Far more action-orientated than its predecessors, but there are thrills here to satisfy horror junkies.
Dead Space 3 Got Right
+ An all-round explosive, fun experience
+ Great weapon crafting feature
+ Difficulty settings make it more about survival
+ Co-op is a great addition
Dead Space 3 Got Wrong
– Story is unbalanced, boring
– Complicated crafting seems to force microtransactions
– Gets a little too repetitive near the end
If Dead Space 3 is the natural evolution of a genre, then survival horror never had a chance to begin with. How ironic that survival horror has had to, erm, survive the barrage of forced action sequences, boring quicktime events and repetitive level design just for the sake of making a game more appealing to a mass audience. That’s not saying Dead Space 3 is a bad game — quite the opposite — but it’s not quite the ferociously memorable experience the original game was. I played Dead Space 3 having been satisfied by an electrifying mid-section, only to be left with a closing stanza that felt more like a chore than any real sense of achievement. That seems to be the case with most shooters these days, but at least we get a stack of neat features and a great cooperative experience to keep the gameplay fresh.
The Dead Space mythology has never been easy to follow, not because it’s complicated, rather because it’s never done a very good job of actually making us care about the narrative or characters. Sure, Isaac Clark is a relatable and likeable hero, but can someone explain to me how he went from dirty, reclusive alcoholic to refined soldier in only a matter of minutes? As far as introductions go, Dead Space 3 has a major identity problem.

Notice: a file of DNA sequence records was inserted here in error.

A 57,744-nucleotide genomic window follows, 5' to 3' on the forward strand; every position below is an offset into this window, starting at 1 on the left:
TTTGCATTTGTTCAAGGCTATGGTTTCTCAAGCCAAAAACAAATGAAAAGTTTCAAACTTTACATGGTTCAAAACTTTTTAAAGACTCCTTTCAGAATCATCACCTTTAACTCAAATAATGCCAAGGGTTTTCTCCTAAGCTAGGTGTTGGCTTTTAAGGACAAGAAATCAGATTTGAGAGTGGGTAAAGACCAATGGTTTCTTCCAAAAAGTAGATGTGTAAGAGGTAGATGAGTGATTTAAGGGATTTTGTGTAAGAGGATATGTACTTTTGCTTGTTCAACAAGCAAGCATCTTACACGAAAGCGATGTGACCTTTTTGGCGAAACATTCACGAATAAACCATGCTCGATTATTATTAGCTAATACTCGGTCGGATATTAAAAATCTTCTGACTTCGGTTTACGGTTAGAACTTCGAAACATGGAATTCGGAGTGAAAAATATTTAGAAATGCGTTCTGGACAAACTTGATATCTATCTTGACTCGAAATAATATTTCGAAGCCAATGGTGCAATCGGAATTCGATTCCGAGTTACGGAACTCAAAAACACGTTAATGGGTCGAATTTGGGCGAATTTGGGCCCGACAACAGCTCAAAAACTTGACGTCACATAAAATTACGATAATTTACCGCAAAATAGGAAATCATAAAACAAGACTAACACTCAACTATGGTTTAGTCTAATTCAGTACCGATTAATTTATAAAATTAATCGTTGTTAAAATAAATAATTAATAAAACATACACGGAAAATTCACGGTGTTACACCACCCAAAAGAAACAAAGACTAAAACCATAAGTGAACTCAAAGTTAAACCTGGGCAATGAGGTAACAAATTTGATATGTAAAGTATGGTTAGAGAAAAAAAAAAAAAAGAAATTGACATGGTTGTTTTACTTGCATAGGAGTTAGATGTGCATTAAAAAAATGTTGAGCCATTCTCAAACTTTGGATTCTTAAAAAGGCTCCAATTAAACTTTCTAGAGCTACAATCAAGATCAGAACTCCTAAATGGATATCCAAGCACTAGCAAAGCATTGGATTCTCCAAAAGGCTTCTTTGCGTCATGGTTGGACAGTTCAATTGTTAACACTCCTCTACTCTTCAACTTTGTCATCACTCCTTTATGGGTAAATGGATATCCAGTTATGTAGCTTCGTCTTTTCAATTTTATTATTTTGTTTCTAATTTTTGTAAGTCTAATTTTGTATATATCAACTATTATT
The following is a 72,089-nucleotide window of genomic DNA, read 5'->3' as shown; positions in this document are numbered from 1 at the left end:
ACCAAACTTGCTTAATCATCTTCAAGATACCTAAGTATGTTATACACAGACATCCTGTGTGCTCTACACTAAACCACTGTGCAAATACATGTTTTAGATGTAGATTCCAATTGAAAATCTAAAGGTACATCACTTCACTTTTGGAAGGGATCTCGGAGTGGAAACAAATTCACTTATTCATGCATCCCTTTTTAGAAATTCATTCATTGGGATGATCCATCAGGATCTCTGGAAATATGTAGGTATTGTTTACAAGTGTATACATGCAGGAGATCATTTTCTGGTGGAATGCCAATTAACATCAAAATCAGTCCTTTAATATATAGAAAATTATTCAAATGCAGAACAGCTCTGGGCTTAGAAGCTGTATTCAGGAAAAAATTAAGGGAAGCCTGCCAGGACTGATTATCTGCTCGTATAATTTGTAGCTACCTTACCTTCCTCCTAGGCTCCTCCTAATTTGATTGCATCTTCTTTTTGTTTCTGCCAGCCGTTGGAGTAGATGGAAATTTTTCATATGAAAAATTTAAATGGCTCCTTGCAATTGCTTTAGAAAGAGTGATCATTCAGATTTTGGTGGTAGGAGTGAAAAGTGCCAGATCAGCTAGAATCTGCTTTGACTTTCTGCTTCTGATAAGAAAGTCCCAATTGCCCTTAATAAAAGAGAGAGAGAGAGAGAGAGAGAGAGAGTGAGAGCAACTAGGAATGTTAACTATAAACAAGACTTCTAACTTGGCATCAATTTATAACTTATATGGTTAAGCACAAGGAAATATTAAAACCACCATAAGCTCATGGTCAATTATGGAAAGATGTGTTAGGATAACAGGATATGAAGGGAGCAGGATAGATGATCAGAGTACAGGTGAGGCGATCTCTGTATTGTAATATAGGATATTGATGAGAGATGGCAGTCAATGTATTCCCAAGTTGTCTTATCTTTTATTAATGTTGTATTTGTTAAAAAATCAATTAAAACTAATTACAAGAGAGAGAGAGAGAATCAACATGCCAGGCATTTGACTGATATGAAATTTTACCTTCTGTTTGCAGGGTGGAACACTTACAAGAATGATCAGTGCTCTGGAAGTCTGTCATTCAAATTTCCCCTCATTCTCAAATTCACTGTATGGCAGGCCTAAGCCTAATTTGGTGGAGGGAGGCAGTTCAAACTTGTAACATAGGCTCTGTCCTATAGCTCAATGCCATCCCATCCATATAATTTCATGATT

Wait a second: Can anyone sense a bit of deja vu here? Third game in the series? Check! Enhanced multiplayer experience? Check! Mass market appeal? Check! No, this isn’t Commander Shepard’s last chance at redemption. This is Isaac swimming in a pool of unlimited ammo. Wake up! Are you paying attention?
Dead Space 3 starts off as a third-person shooter, but it can very well be crafted into the hardcore survival horror game you want it to be.
But alas! Dead Space 3 can actually be a lot of fun! Surprise, surprise! Sure, it’s not quite the horror epic many of us expected (hoped) it to be, but there are a few scares in there just for good measure. The series’ iconic haunted corridors and limb-bursting combat are as satisfying as ever, and there’s far more of it in this explosive third entry in the series.
To be honest, calling a Dead Space game “explosive” is quite depressing. It’s representative of what is currently lacking from the industry: Truly original, innovative ideas. Dead Space 3 is innovative in some cases, but I can’t help but wonder if it would have been better and more flexible with its ideas had it been its own new franchise. The fact that the story in this entry is so frustratingly convoluted means we probably didn’t need another game with Isaac Clark, and that it wouldn’t have hurt to give gamers a new hero to look up to.
There are a number of moments in Dead Space 3 worth noting. The spacewalks make me dream of a game where ALL you do is spacewalk because they work really well in this case. Using Isaac’s kinetic energy to solve puzzles and move generators into place while floating through space offer a surprisingly satisfying breakaway from the combat.
The all-new weapon crafting is also something that must be applauded, but again, this addition is something representative of a series that almost, but not quite, falls off the rails. Isaac can only hold two weapons, down from four in Dead Space 2, but the ability to build and craft your own weapons from scratch makes up for that.